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“Your focus is on making patients feel safe, respected and cared for”

08 Nov 2018

Catherine Flanigan, from Wellington, New Zealand, shares her experience working as a nurse with Médecins Sans Frontières (MSF).

omen and children in the Médecins Sans Frontières hospital in Bentiu, South Sudan. Peter Bauza

What led you to work with MSF?

I’ve always wanted to work with a humanitarian organisation – that was a big part of my motivation in becoming a nurse. I had always admired MSF, particularly the way the organisation bears witness and draws international attention to situations, and provides medical care in such difficult contexts.

“Although the medical needs I see in this line of work can be very different to my previous jobs, much of my nursing role is the same.”

Your first assignment was in the Protection of Civilians camp for displaced persons in Bentiu, South Sudan. What is MSF doing in Bentiu, and what did your role there involve?

MSF has been working in the Bentiu camp since 2014. People moved there fleeing violence in the area. Intended as a temporary solution, there are now 115,000 people living in unsanitary and overcrowded conditions in an area that used to be a swamp. MSF operates a 160-bed hospital in the camp that focuses on providing emergency medical care.

As Nursing Activity Manager in Bentiu, I supervised the outpatient department and the emergency room in the hospital, as well as the malaria clinics in the camp, which we set up to treat people with uncomplicated malaria who didn’t need to be admitted to the hospital.

Catherine Flanigan in a training session with colleagues in Bentiu, South Sudan. MSF

Could you describe any moments that stand out for you from that assignment?

My favourite times were when we would play music and have a dance party outside the malnutrition wards. Psychosocial care and stimulation is a critical part of helping babies and children recover from malnutrition, as well as being fun.  It’s also enjoyable for the siblings and parents, who sometimes have to stay on the ward for weeks. It was great to see kids getting some energy back after being so unwell and joining in the dancing.  I also loved working with the South Sudanese staff – they are so dedicated to helping their community in the camp.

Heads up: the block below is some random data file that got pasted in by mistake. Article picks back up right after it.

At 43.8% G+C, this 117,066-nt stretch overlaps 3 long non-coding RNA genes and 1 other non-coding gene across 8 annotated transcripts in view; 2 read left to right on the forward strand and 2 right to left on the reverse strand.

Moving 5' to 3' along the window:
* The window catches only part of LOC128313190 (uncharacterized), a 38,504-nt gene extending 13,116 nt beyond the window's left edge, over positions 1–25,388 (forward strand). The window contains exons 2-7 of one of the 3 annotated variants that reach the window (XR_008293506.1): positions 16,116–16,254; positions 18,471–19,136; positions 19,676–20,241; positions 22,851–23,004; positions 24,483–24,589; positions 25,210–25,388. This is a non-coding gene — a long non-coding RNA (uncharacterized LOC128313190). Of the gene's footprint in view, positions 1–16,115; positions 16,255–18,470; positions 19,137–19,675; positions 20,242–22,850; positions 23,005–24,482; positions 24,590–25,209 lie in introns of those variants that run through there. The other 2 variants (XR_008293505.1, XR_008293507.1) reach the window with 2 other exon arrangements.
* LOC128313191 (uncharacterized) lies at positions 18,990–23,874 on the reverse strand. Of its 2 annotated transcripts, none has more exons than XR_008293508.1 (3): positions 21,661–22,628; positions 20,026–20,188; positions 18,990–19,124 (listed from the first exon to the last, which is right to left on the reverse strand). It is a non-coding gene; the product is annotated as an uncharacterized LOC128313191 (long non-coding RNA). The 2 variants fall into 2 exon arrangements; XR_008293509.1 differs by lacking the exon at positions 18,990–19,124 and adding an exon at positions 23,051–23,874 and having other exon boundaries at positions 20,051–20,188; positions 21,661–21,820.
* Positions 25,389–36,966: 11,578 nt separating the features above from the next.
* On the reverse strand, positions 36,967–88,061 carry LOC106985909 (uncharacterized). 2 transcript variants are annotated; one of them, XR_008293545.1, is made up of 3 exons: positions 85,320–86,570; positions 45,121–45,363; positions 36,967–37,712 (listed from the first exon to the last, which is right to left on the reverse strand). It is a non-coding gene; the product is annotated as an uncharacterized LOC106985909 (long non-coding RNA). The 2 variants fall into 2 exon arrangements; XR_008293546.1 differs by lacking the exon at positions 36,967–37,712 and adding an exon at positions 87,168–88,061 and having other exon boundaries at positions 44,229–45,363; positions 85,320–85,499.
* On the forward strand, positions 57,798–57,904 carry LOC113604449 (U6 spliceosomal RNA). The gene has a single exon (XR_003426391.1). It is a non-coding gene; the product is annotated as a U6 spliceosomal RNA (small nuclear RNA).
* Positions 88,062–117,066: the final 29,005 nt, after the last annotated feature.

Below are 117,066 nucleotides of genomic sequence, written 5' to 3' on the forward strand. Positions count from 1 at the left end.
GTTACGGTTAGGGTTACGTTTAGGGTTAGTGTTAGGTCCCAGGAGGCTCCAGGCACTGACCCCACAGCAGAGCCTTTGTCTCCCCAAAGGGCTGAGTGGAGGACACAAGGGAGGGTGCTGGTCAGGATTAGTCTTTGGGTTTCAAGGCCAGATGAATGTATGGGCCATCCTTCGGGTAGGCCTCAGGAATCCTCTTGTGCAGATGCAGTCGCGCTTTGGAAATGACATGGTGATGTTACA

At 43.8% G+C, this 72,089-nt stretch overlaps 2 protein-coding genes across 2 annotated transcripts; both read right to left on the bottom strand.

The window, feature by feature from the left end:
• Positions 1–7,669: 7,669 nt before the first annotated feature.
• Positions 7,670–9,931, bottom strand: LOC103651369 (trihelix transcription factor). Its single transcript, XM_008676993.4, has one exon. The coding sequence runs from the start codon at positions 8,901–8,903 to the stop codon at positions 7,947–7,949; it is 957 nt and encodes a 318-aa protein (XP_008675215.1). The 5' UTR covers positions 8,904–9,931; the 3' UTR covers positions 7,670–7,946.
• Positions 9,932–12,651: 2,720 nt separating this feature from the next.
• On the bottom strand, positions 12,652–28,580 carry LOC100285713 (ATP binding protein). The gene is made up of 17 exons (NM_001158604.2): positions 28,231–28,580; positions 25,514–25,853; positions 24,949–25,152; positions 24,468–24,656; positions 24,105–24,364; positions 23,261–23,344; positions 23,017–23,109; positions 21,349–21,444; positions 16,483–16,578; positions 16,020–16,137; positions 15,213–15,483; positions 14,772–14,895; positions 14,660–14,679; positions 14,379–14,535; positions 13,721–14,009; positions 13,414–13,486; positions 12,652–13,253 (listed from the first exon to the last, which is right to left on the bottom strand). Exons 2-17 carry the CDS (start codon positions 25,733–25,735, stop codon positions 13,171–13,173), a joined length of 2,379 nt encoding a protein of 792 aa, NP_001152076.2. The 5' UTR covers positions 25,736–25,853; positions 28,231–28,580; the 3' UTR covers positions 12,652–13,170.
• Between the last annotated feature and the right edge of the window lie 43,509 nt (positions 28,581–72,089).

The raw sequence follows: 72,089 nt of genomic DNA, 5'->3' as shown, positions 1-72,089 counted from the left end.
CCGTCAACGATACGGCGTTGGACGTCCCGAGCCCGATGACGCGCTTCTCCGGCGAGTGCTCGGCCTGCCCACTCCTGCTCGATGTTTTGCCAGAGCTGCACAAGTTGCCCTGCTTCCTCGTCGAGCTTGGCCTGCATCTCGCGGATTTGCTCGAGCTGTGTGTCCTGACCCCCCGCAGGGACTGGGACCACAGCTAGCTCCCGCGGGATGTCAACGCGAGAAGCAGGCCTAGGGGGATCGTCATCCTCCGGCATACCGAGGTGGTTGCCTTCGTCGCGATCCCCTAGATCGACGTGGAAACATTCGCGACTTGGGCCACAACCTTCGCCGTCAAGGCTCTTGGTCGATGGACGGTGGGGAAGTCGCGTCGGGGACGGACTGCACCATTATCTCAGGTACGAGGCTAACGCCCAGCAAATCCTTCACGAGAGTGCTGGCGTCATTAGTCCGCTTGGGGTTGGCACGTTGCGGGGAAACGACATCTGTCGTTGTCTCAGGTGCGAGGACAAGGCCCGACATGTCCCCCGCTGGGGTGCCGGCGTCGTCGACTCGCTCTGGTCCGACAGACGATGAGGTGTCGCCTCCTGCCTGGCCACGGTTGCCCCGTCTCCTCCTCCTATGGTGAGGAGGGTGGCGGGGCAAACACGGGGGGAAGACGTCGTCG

“I’ve learnt from amazing nurses over the years working in paediatrics, child health and emergency care in New Zealand. Working in a general paediatric ward was invaluable experience as it exposes you to a little bit of everything.”

What did you find most challenging?

We were faced with rapidly changing health needs: the malaria season was followed by watery diarrhoea, then rabies, then hepatitis E. On top of this, there were high rates of TB, HIV and malnutrition, as well as poor mental health from the insecurity and violence. In a place of such high need, it is difficult to decide how to use the limited resources you have available. It was also challenging treating people who had suffered violence, with horrific injuries like nothing I’d ever seen in New Zealand. I cannot imagine what their situation would be if MSF was not there.

 

How did your skills from previous jobs prepare you to work as a nurse with MSF?

I’ve learnt from amazing nurses over the years working in paediatrics, child health and emergency care in New Zealand. Working in a general paediatric ward was invaluable experience as it exposes you to a little bit of everything. I would say it’s impossible to be fully prepared to work as a nurse with MSF – you can never really know what you’ll come up against day-to-day. But although the medical needs I see in this line of work can be very different to my previous jobs, much of my nursing role is the same: as well as the hands-on clinical aspect, your focus is on making sure patients receive health education, and that they feel safe, respected and cared for.

The Bentu Protection of Civilian Camp in South Sudan. © Peter Bauza / MSF

What advice would you give to other nurses considering this work?

Get as much work experience in different areas as you can. Emergency care, operating theatre nursing, surgery and paediatrics experience are all useful. Talk to other nurses who’ve done this kind of work. There are also some great postgraduate courses you can take in tropical and infectious diseases, either in New Zealand or overseas. I would definitely recommend working with MSF – it is the most challenging thing I’ve ever done, but I’m so glad to be here. I can’t imagine doing anything else.